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Amidst a global pandemic, many people are finding it hard to fall asleep at night. Kelly Baron, PhD, MPH, DBSM, associate professor in the Department of Family & Preventive Medicine at University of Utah Health, is conducting a research study on how the pandemic is affecting people's routines. She offers us some advice on ways to improve our sleep.
How is the pandemic impacting sleep?
I'm looking at sleep in two different ways. There are people who are already experiencing sleep problems and some of those are being exacerbated by this pandemic, mostly due to anxiety. There are also people who have never had sleep problems before who are experiencing them because of all the uncertainty and changes that are going on.
But I also see some people who are having some improvements in their sleep. Data from Withings and from Fitbit show that, on average, people were sleeping about 12 hours more at night in the general population—mainly because we're not commuting to work quite as often.
Why are people having strange dreams?
Dreaming is a normal part of sleep. We alternate between REM and non-REM sleep, and during REM is when your brain is consolidating memories from short-term to long-term and processing emotions. That's one of the reasons why people with post-traumatic stress disorder, an emotional disorder, have bad dreams. It's thought that dreams and recurrent dreams are part of that experience of trauma for them.
We're all going through stress during this pandemic, and it's likely that our emotions are influenced in the flavor of our dreams. If your dreams are disrupting your sleep or causing emotional upset during the day, there are treatments for people.
What are some things people can do to improve their sleep?
People are losing their rhythms with sleep. We've evolved to be on a biological rhythm that is generated internally by our brain. But it's locked into our day through the environmental cues. People lose that cue when they wake up with an alarm to go to work or school.
My first recommendation is to get on a schedule. Not everybody has that opportunity, but there are people who perhaps can sleep in an hour later, go to bed an hour or two later, and that actually allows them to have a more restful sleep versus somebody with a busier schedule in the morning.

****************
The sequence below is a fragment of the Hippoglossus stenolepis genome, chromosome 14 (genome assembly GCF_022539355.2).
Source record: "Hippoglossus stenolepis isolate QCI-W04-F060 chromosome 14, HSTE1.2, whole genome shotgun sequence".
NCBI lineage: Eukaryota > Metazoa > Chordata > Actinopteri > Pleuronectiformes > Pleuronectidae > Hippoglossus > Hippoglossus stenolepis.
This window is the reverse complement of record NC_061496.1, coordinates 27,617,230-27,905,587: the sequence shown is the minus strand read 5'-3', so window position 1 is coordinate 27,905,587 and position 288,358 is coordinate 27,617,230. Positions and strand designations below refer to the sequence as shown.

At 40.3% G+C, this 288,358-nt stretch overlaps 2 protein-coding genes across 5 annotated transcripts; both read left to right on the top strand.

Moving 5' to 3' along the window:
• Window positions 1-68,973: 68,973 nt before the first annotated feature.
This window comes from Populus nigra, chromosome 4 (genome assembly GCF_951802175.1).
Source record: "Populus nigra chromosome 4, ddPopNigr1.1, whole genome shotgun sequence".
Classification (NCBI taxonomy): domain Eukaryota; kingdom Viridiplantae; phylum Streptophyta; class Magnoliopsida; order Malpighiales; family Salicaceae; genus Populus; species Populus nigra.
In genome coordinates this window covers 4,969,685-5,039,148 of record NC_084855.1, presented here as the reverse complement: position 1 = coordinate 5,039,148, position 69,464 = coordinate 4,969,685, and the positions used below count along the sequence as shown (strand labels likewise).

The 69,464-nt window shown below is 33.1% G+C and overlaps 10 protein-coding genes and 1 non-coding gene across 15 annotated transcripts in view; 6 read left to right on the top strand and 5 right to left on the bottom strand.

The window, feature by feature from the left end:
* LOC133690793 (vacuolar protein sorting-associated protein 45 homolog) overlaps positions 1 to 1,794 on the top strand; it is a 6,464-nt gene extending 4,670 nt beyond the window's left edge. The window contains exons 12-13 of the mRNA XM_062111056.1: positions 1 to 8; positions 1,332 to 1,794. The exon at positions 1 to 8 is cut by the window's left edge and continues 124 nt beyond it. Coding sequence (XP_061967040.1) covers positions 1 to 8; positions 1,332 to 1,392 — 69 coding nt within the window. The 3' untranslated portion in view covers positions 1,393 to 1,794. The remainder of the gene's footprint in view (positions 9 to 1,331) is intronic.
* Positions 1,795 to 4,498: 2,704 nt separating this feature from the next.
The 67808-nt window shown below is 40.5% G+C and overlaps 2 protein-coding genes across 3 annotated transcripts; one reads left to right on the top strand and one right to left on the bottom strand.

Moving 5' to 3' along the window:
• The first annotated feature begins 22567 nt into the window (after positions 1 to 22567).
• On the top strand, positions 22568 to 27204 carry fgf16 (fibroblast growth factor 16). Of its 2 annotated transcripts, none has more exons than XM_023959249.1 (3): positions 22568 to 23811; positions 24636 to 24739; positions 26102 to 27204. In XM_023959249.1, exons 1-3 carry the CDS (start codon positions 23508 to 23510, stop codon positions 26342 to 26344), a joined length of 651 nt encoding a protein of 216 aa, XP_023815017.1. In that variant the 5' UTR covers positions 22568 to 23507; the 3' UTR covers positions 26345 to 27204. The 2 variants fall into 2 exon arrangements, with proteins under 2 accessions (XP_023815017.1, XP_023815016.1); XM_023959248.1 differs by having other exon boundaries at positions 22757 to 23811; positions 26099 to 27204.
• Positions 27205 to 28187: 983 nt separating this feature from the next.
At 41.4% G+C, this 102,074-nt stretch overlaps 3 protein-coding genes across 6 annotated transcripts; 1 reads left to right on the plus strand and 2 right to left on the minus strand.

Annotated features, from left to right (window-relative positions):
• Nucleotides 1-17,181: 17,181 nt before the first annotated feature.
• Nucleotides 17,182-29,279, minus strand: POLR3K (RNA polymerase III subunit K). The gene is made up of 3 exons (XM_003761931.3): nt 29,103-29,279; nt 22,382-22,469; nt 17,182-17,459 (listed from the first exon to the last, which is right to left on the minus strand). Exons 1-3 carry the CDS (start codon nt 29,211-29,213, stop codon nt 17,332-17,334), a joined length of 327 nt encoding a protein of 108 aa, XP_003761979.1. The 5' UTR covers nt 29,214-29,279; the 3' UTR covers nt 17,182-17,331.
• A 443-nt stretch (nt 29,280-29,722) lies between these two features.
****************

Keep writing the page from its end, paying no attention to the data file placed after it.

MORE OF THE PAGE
Another thing is to limit your media exposure in the evening. Reading the news can get quite upsetting and should, if possible, not be done right before sleep. Try to have a quiet wind down time.
Lastly, if you cannot go to bed, don't force it. Don't stay in bed and toss and turn and ruminate. If you have to, get up and do something else until you feel the need to sleep.
What advice do you have to parents in terms of getting their kids to have good enough sleep?
Both parents and kids need some sort of schedule such as getting up at the same time and going to bed around the same time. But you don't have to drag them out of bed at 7:00 in the morning. If it's possible, kids could sleep in a little bit and do their schoolwork at a time that's better for their biology. Having some wind down time and regular bedtime is better for their schedule and keeps them on a regular rhythm. Children crave consistency and regularity.
Where can you get help for sleep during the COVID-19 pandemic?
Sleep centers are still open. For example, I'm doing teletherapy and behavioral treatment over videoconference. We're doing home sleep tests and everything is kept safe and healthy.
Stress can greatly disrupt our sleep. And if you sleep poorly, it can be harder to handle stress. Working on sleeping better is one thing you can do to help you feel stronger in the face of adversity.
We are recruiting men and women ages 18+ to participate in a 3 month study of sleep, diet and physical activity during the COVID-19 Pandemic.
- This interview is excerpted from a video cast with Silicon Slopes